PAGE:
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Pedestrian effort

[ 2010-03-16 11:55]     字号 [] [] []  
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Pedestrian effort

Reader question:

Please explain “pedestrian” in this sentence: A rather pedestrian effort is made to achieve this objective.

My comments:

It means people are trying to achieve their goal without exerting themselves, that is, without working too hard.

Pedestrian here is an adjective, not a noun. In other words, it has nothing to do with the pedestrian in the street, someone walking on foot. However, we might as well use the walking analogy to understand “pedestrian” as the adjective.

In comparison with jogging and running, walking takes the least effort. Jogging takes more. Running full speed, on the other hand, you’ll be out of breath in a matter of seconds.

In short, the pedestrian pace is slow and commonplace – after all, pedestrians are the most commonplace scene in the street. Walking is something we do everyday. Walking in the street, unless you’re Brad Pitt or Jennifer Lopez, is nothing special, nothing exciting, nothing to set other people’s pulses racing.

Hence figuratively speaking, anything pedestrian is common, average, dull, ordinary, unexceptional, undistinguished, unimaginative, unexciting, unremarkable, etc and so forth.

In fact, you can replace “pedestrian” with any one or more of the above adjectives in the following examples from the media:

1. a rather pedestrian (ordinary, dull, unexciting) merger game:

With television coverage came an unforeseen bonanza for the NFL team owners; where the survival of franchises had previously depended on gate receipts, television revenues, which the NFL owners agreed would be divided equally among the member clubs, were crucial to the stability of the league. Teams from relatively small media markets such as Green Bay had essentially the same available resources to spend on their teams as did large-market centers such as New York or Los Angeles.

A group of football entrepreneurs who had sought to take advantage of the increases in the growth of football had formed the rival American Football League (AFL) in 1960. It was the merger of this league with the NFL in 1967, initiated by NFL commissioner Pete Rozell (1926–1996) that created the championship known as the Super Bowl. From a rather pedestrian merger game in its first two years, the Super Bowl took its first step as a media event in 1970 when an AFL team, the New York Jets, defeated the heavily favored NFL team, the Baltimore Colts.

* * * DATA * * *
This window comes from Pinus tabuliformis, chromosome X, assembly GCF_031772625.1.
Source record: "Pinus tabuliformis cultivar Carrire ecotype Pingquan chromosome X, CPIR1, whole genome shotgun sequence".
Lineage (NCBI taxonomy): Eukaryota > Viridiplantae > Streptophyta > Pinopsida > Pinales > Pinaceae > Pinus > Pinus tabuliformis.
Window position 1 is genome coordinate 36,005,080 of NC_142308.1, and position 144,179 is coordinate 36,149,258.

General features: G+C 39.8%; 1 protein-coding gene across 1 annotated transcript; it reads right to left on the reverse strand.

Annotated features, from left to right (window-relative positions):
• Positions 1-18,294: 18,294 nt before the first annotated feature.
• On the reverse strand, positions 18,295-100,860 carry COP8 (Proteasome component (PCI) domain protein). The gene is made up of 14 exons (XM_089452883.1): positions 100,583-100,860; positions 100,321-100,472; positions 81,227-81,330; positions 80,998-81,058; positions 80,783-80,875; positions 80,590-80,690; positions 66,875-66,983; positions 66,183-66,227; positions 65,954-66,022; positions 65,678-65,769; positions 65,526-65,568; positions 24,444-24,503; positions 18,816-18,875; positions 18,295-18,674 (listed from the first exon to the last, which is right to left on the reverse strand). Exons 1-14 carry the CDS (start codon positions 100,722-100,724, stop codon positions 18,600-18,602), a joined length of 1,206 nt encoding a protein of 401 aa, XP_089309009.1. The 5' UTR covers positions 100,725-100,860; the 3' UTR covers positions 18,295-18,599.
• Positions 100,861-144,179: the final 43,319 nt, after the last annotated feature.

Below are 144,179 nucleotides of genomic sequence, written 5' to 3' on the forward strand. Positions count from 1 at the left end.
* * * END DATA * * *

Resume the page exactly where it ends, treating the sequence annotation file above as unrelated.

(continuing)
By 1990, the Super Bowl was one of the top three rated television broadcasts on North American television; single 30-second commercial spots were sold for over three million dollars each, with the public reaction to the commercials a media subject by itself. The quality of the game, which was often significantly below the level of play during the NFL regular season, was often secondary to the Super Bowl spectacle.

- National Football League (NFL), Faqs.org.

2. a pedestrian (average, ordinary, dull, unimaginative) painter:

If you look up the word “eclectic” in the dictionary you’ll find it refers to a mixing of different styles usually in philosophy, architecture, or interior design. As in mixing various flavours in cooking, the hope is that the chosen styles will complement one another. However, just as too many cooks very often spoil the broth; in art, too many styles are very often just as tasteless. Thus the term “eclectic” has come to have something of a negative connotation. The Victorian era of the late nineteenth century is a prime example of this.